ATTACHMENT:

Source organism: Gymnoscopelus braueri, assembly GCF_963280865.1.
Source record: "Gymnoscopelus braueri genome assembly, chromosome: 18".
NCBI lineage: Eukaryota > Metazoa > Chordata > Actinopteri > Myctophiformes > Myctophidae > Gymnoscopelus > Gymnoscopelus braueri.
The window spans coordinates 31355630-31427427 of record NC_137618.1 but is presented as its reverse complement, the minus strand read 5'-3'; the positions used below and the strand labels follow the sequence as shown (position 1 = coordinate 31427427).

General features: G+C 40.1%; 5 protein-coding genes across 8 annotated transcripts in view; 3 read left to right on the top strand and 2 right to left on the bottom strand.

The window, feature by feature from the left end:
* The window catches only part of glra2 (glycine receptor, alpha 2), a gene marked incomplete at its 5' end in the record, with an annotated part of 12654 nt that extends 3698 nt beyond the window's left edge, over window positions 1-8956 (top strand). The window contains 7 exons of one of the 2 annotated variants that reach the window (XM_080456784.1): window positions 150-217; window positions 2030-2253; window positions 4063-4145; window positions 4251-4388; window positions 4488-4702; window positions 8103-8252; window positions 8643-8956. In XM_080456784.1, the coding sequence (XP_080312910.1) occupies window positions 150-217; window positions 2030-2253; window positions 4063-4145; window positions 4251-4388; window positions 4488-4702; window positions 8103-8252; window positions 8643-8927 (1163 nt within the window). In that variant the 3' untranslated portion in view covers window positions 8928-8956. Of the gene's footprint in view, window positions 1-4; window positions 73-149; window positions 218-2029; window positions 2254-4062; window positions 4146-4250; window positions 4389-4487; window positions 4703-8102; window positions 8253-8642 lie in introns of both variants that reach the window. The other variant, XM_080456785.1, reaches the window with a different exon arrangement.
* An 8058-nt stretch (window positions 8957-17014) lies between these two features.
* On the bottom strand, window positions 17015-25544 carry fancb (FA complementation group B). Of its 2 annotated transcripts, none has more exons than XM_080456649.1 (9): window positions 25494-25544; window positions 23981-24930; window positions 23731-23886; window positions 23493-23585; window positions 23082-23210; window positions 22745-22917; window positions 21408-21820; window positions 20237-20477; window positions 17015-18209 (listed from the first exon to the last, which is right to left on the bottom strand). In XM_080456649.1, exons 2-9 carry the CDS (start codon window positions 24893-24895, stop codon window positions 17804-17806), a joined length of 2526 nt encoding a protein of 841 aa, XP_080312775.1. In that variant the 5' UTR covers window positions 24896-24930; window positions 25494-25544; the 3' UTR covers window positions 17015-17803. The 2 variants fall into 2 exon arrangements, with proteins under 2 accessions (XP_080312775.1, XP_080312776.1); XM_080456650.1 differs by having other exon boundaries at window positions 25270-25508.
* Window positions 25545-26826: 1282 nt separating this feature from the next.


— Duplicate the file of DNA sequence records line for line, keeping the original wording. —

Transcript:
Source organism: Gymnoscopelus braueri, assembly GCF_963280865.1.
Source record: "Gymnoscopelus braueri genome assembly, chromosome: 18".
NCBI lineage: Eukaryota > Metazoa > Chordata > Actinopteri > Myctophiformes > Myctophidae > Gymnoscopelus > Gymnoscopelus braueri.
The window spans coordinates 31355630-31427427 of record NC_137618.1 but is presented as its reverse complement, the minus strand read 5'-3'; the positions used below and the strand labels follow the sequence as shown (position 1 = coordinate 31427427).

General features: G+C 40.1%; 5 protein-coding genes across 8 annotated transcripts in view; 3 read left to right on the top strand and 2 right to left on the bottom strand.

The window, feature by feature from the left end:
* The window catches only part of glra2 (glycine receptor, alpha 2), a gene marked incomplete at its 5' end in the record, with an annotated part of 12654 nt that extends 3698 nt beyond the window's left edge, over window positions 1-8956 (top strand). The window contains 7 exons of one of the 2 annotated variants that reach the window (XM_080456784.1): window positions 150-217; window positions 2030-2253; window positions 4063-4145; window positions 4251-4388; window positions 4488-4702; window positions 8103-8252; window positions 8643-8956. In XM_080456784.1, the coding sequence (XP_080312910.1) occupies window positions 150-217; window positions 2030-2253; window positions 4063-4145; window positions 4251-4388; window positions 4488-4702; window positions 8103-8252; window positions 8643-8927 (1163 nt within the window). In that variant the 3' untranslated portion in view covers window positions 8928-8956. Of the gene's footprint in view, window positions 1-4; window positions 73-149; window positions 218-2029; window positions 2254-4062; window positions 4146-4250; window positions 4389-4487; window positions 4703-8102; window positions 8253-8642 lie in introns of both variants that reach the window. The other variant, XM_080456785.1, reaches the window with a different exon arrangement.
* An 8058-nt stretch (window positions 8957-17014) lies between these two features.
* On the bottom strand, window positions 17015-25544 carry fancb (FA complementation group B). Of its 2 annotated transcripts, none has more exons than XM_080456649.1 (9): window positions 25494-25544; window positions 23981-24930; window positions 23731-23886; window positions 23493-23585; window positions 23082-23210; window positions 22745-22917; window positions 21408-21820; window positions 20237-20477; window positions 17015-18209 (listed from the first exon to the last, which is right to left on the bottom strand). In XM_080456649.1, exons 2-9 carry the CDS (start codon window positions 24893-24895, stop codon window positions 17804-17806), a joined length of 2526 nt encoding a protein of 841 aa, XP_080312775.1. In that variant the 5' UTR covers window positions 24896-24930; window positions 25494-25544; the 3' UTR covers window positions 17015-17803. The 2 variants fall into 2 exon arrangements, with proteins under 2 accessions (XP_080312775.1, XP_080312776.1); XM_080456650.1 differs by having other exon boundaries at window positions 25270-25508.
* Window positions 25545-26826: 1282 nt separating this feature from the next.